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Are the Privatizers Coming for Clarke County Schools?

By Leon Galis

Recently, somebody asked on social media, where everything important happens, how the national political climate is impacting the way things are playing out in the Clarke-County School District right now. I thought to myself, “Let me count the ways.”

One of the ways is that our superintendency (a new word I’ve learned) got drawn into the national struggle between public school advocates and the school privatization movement, in our case the Eli and Edythe Broad Foundation. If you haven’t been unconscious for the last several months, you know when the Broad camel got its nose under the CCSD tent, so I won’t rehash that. But hostilities really exploded when social media mavens began circulating an article by “advocacy journalist” Jeff Bryant detailing how several graduates of the Broad Superintendents Academy ravaged the school districts they managed. The figures in the rogue’s gallery Bryant exposed were so unsavory that I couldn’t help wondering why the Broads wanted to even be identified with them. (In fact, according to a Forbes Magazine profile, Eli Broad retired from the Foundation two years ago.) Maybe I haven’t been reading the right stuff, but nothing I’ve read explained why Eli and Edythe Broad would sink any of their billions into the scuzzy operations that their detractors have been exposing regularly. I get why crass mercenary careerists of all persuasions would be salivating over the more than $600 billion a year the nation spends on public elementary and secondary schools. But I don’t get what’s in it for the Broads personally.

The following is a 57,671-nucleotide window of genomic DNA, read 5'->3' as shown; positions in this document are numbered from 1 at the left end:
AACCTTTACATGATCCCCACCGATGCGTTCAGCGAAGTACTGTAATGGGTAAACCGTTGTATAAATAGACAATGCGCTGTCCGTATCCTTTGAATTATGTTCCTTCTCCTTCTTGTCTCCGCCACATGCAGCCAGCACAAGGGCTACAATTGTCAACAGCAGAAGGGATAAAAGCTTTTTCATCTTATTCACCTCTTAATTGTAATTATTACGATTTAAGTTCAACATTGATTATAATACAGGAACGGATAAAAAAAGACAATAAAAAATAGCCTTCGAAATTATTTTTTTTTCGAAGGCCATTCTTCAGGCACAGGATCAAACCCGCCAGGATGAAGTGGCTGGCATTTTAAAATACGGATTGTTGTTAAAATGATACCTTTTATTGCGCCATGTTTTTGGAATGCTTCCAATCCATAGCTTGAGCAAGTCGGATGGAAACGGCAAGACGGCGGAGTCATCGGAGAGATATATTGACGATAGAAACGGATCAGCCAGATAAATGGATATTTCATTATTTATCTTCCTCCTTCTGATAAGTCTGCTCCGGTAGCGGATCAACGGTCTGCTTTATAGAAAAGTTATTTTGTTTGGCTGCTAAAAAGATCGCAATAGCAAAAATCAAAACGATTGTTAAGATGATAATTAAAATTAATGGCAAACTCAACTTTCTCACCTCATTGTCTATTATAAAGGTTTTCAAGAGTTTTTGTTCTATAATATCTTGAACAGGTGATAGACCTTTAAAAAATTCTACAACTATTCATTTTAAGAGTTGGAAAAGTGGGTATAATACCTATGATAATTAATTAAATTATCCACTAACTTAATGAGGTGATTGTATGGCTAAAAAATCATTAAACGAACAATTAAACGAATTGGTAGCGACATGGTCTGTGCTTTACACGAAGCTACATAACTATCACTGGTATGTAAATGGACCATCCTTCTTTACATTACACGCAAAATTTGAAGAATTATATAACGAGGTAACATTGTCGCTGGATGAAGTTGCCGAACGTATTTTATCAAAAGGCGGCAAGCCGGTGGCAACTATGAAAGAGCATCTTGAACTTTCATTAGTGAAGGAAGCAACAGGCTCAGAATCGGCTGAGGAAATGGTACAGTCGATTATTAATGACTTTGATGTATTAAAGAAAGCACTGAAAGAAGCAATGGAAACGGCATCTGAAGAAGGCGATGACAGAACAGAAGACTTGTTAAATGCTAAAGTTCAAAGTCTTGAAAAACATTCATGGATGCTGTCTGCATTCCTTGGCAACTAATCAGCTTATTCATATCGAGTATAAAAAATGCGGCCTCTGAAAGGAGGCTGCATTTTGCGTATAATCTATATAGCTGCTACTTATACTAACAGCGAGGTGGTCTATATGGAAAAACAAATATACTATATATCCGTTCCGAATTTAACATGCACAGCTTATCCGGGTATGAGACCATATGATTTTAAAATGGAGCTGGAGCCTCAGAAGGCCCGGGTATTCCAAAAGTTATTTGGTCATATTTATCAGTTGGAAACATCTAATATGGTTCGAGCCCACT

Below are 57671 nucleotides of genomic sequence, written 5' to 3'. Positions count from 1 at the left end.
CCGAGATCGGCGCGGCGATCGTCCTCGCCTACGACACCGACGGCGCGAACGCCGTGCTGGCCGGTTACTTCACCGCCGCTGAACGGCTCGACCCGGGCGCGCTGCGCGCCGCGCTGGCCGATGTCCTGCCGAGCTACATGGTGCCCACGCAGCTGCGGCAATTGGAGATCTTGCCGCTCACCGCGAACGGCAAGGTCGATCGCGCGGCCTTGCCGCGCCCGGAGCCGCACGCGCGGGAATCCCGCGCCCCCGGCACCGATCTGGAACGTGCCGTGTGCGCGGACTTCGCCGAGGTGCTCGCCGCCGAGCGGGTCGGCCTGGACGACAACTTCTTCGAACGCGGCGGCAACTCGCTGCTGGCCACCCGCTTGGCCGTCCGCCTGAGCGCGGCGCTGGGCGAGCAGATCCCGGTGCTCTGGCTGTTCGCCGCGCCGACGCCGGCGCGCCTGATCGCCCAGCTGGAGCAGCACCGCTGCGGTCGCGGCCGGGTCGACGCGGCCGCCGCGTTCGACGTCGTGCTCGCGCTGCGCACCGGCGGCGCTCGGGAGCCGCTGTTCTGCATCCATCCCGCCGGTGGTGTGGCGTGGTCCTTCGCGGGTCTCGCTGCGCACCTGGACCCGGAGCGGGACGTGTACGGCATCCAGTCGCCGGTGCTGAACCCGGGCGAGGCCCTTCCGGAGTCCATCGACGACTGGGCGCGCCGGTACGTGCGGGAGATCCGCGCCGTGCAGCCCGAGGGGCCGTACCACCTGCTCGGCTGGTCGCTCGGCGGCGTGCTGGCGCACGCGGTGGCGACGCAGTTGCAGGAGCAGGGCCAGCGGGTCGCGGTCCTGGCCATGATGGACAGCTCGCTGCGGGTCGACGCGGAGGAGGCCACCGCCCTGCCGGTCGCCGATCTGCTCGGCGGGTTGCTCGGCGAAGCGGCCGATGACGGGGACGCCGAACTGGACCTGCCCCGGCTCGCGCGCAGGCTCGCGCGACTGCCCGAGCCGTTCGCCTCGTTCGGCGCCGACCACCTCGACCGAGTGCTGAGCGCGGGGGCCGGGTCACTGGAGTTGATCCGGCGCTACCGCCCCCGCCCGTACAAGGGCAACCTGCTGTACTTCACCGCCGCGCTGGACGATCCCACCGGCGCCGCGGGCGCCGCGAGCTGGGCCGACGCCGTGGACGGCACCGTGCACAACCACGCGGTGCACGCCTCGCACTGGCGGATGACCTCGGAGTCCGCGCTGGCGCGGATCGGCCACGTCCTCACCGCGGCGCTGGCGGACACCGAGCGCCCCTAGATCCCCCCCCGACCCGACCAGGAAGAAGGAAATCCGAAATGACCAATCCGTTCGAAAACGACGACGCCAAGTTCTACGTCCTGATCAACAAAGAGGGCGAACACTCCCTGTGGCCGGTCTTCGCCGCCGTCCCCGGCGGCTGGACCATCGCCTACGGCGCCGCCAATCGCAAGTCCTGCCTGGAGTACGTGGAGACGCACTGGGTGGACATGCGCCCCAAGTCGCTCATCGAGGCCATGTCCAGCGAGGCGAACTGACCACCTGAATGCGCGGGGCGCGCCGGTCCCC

I’ve never met Eli and Edythe. They’re not friends of mine. So I’m not privy to their innermost thoughts about education. But Diane Ravitch gave the best public account I know of in her now classic study of the privatization movement, The Death and Life of the Great American School System, first published in 2010 and reissued in an expanded edition in 2016. As Ravitch makes clear, the Broads ventured into education to implement a theory.

They believe that Eli Broad’s managerial prowess as a spectacularly successful entrepreneur in homebuilding and insurance can be replicated at scale in large urban public-school districts serving predominantly minority populations. The key to raising achievement levels among those kids to the level of their white counterparts has little to do with the traditional focus of teachers and principals on curriculum and the other things that go on during a typical school day. It has far more to do with system-wide governance, specifically jettisoning the cumbersome, wasteful, sluggish bureaucracy of traditional public schools in favor of the command and control model native to the corporate and military worlds. That approach, coupled with a laser focus on measurable outcomes, will, the Broads believe, rescue children of color from decades of educational malpractice.